As we age, physical changes and health conditions increase both the probability of falling and the seriousness of resulting injuries. According to the Centers for Disease Control and Prevention (CDC), one in three adults aged 65 and older experience a fall each year, and falls are the leading cause of both fatal and nonfatal injuries among this age group. In 2013 alone, 25,500 seniors died from unintentional fall injuries, 2.5 million nonfatal falls were treated in emergency departments, and the direct medical costs of falls, adjusted for inflation, were $34 billion.
While statistics show that men are about 40 percent more likely than women to die from a fall, rates of fall-related fractures among older women are more than twice those for men. Falls are also the reason for most fractures experienced by older adults, with the spine, hip, forearm, leg, ankle, pelvis, upper arm, and hand being the most commonly fractured body parts. Even those who are not injured in a fall are not immune from its effects – many develop a fear of falling that causes them to limit their activities. This can jumpstart a vicious cycle whereby limited activity leads to reduced mobility and loss of physical fitness, which in turn increases the actual risk of falling.
On average, the hospitalization cost for a fall injury is over $35,000.
Hip fractures are the most serious and costly fall-related fracture. In fact, Medicare costs alone for hip fractures as a result of falls are projected to be $240 billion by the year 2040. In an effort to address falls as a national health priority, Congress passed the Safety of Seniors Act in 2007, authorizing a national education campaign for fall prevention and expanding grant opportunities for fall studies. A great resource offered by our state to both individuals and professionals can be found at nofalls.org. And next month on the first day of fall, the eighth annual Falls Prevention Awareness Day will be observed. This year’s theme is “Take a Stand to Prevent Falls.”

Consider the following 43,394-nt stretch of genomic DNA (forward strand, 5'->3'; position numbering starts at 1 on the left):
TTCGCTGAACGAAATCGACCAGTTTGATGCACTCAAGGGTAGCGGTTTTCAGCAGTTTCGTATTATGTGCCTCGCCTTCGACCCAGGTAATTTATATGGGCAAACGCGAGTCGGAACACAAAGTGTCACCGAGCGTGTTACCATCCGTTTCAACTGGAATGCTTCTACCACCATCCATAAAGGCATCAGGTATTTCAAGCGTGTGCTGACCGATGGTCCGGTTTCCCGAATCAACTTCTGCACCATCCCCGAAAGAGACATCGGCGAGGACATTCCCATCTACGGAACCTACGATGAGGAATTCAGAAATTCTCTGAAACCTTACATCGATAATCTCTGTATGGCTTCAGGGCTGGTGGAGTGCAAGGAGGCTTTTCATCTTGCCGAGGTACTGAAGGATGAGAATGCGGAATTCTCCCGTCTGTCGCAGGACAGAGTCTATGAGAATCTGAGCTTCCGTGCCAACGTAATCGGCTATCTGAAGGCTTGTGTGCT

Falling does not have to be an inevitable result of aging. Decrease your chances of a fall by:
Reviewing your medications and their side effects
Getting your eyes checked
Wearing properly fitting, sturdy shoes with nonskid soles
Removing clutter from stairs and floors
Not using throw rugs
Installing grab bars in the bathroom
Steadying yourself with a cane or walker.
If you have any questions about this topic or believe that someone else’s negligence caused your fall, you can find out more by discussing it with the Pikeville, KY-based Johnson Law Firm. Contact us by calling 606-437-4488 or filling out our online form.
Attorney Billy Johnson
William “Billy” Johnson grew up in the Dorton area of Pike County, Kentucky, and early on decided to stay in the beautiful Appalachian mountains. Like many others in Eastern Kentucky, Billy’s dad worked as a coal miner, a hard job but one that taught his son how to meet challenges head on and persevere. Attorney Billy Johnson has years of experience helping injured clients with claims such as car, truck, and motorcycle accidents, wrongful deaths, work injuries, and more. [ Attorney Bio ]